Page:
A general principle underlying vivisectional work is also revealed in the table, viz., that the lowest animal adequate for the purposes of the research be employed in preference to one more highly organized. This entirely negatives an assumption often advanced that animal vivisection tends toward human vivisection. The whole tendency of modern physiology has been exactly the reverse. Animals have come to be used in order to save human beings from abuse. In the very beginning of medicine every attempt to cure disease or alleviate suffering must have been, in the nature of the case, an act of human vivisection. A large proportion of modern medicine at present is equally in essence nothing more nor less than human vivisection, and it is only gradually, as elements of experiment and uncertainty are eliminated from remedial measures by more exact knowledge, that the practice of medicine becomes anything more than human vivisection.
A further argument against the utility of animal experimentation is based on differences between animals and men, which make it unsafe to apply results directly from the animal to man. A logical error is here involved; for, while there are physiological differences between different animals, to one point of difference there are many points of close similarity. A difference in physiological function is technically known as an idiosyncrasy. These differences exist between individual men as well as between different species of animals. A man who has had smallpox or measles acquires an idiosyncrasy which protects him from having them again. In some cases this difference exists from birth; in others it is impossible to acquire it. Man himself begins life as a microscopical speck of living matter, and in his physical development passes through and beyond the lower stages of organic life. Hence the fundamental physiological processes and functions he has in common with the great body of living things beneath him. On this wider view physiological idiosyncrasy becomes the strongest possible incentive to experiment. How is it that certain species have become wholly immune from certain diseases? With the secret of this immunity discovered, it may be easy to induce a similar immunity in another species or in man.
The conclusion which follows from the foregoing chapters bears directly upon a topic of considerable present importance, viz., that of legislative interference with scientific work. With due appreciation of scientific achievements in the past, we must keep ever before us the fact that the hardest labors and richest harvests in science are still in the future. And every consideration of religion, morality, altruism, humanity, and utility urge to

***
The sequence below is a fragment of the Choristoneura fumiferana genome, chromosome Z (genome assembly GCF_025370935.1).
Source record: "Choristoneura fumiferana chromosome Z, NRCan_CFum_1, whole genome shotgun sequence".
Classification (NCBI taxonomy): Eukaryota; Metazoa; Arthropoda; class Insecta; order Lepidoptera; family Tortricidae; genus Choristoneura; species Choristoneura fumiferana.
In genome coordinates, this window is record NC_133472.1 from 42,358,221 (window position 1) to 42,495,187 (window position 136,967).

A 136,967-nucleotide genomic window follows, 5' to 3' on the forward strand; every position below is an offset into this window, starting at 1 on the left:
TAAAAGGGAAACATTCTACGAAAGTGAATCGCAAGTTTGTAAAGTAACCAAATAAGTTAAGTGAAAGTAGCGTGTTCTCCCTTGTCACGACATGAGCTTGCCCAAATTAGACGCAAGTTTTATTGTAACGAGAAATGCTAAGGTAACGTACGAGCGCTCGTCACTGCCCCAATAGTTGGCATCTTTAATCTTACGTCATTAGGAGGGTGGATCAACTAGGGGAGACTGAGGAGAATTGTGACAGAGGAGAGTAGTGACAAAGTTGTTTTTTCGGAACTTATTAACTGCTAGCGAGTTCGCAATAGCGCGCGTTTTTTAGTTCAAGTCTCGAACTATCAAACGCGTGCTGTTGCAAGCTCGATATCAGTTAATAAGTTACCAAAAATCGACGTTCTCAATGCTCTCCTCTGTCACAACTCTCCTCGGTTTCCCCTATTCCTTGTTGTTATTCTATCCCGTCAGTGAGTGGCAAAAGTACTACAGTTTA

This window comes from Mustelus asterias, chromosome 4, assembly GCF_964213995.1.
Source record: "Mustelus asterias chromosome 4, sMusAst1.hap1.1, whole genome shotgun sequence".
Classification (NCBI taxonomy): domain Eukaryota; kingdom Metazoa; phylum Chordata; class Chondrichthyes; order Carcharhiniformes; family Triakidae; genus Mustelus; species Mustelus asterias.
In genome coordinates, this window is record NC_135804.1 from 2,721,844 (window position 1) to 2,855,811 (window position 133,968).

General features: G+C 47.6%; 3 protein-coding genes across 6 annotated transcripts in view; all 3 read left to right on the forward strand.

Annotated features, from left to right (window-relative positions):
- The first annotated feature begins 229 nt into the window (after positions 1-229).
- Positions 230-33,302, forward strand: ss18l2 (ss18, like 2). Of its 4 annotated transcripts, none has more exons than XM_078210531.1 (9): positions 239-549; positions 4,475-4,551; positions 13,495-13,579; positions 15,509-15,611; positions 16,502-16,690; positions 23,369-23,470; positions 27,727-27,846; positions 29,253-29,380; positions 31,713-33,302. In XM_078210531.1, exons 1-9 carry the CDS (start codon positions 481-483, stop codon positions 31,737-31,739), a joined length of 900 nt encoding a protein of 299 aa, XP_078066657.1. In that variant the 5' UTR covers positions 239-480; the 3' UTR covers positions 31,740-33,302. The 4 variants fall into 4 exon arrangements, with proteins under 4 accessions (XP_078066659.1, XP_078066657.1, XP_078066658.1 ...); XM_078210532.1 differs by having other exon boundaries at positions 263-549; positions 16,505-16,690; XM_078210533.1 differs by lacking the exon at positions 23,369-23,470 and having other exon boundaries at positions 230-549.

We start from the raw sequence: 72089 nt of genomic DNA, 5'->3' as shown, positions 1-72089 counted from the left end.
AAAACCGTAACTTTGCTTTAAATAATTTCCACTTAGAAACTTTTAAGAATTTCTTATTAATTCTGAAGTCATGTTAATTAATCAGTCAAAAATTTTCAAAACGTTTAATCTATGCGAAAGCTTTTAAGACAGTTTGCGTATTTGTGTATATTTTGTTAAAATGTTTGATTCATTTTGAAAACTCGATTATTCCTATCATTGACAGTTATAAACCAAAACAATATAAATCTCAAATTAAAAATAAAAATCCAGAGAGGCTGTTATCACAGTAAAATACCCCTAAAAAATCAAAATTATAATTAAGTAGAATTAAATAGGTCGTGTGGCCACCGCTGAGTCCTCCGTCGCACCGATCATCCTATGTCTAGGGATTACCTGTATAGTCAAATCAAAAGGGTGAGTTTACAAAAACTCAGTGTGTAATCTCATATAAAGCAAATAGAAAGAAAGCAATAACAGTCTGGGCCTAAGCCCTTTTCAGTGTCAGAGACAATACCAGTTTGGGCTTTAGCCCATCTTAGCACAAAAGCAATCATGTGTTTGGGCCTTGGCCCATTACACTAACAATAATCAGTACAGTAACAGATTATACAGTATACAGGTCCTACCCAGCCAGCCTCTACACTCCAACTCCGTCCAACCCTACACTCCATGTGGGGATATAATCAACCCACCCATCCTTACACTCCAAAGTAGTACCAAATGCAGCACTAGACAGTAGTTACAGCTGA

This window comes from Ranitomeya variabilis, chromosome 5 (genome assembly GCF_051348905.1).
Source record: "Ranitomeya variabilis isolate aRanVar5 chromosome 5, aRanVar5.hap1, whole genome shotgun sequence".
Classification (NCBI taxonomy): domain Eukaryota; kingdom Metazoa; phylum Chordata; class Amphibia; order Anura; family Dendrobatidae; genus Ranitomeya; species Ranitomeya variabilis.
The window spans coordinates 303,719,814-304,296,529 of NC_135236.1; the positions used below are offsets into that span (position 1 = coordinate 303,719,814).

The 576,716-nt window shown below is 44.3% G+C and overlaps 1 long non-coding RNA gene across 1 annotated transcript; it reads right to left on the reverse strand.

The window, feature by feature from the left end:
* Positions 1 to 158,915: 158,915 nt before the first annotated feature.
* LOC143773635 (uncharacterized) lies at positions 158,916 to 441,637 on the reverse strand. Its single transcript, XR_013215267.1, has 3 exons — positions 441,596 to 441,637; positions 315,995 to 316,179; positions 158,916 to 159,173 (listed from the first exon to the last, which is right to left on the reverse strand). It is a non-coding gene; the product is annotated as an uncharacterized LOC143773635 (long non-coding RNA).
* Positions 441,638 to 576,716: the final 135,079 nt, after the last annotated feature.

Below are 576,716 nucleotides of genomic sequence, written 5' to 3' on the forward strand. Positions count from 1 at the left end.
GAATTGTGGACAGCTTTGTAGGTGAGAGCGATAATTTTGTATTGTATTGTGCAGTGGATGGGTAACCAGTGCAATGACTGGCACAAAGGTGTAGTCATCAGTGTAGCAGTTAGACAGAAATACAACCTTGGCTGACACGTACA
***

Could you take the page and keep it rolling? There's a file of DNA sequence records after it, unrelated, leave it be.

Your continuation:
the prosecution of physiological education and research with unabated energy. Hence no legislative action should be taken which could possibly offer hindrance or annoyance to either teachers or investigators.
In accordance with the pernicious principle that a law can do no harm except to offenders, the English Parliament, in 1876, passed an act severely restricting vivisectional work. This action of England was promptly reversed by every other European nation where the subject was agitated, and by every State Legislature in this country to which the matter has been referred. Within the past year this reversal has been reaffirmed in Switzerland and in Massachusetts. The restrictive act in England served not in the least to abate the agitation and protect physiologists in their work, as was intended; but, as an eminent English physiologist puts it, has "only tended to encourage the opponents of science in their vexatious interference." English antivivisectionists under this encouragement have shifted position from restriction to total abolition, and have increased the agitation. We have in this country at least three societies organized on the platform of total abolition of physiological experiments. The legislative measures advanced thus far by these organizations have been mild in the main; but while they emphasize before the public the fact that their laws do not aim to "prohibit" experiments, they are also unguarded enough to speak of them as "the entering wedge for more radical measures in the future." Clearly, for medical and scientific faculties, for medical societies, and for all who have at heart the advancement of humanity and science, the strategic point at which to meet the enemy is the point of "the entering wedge."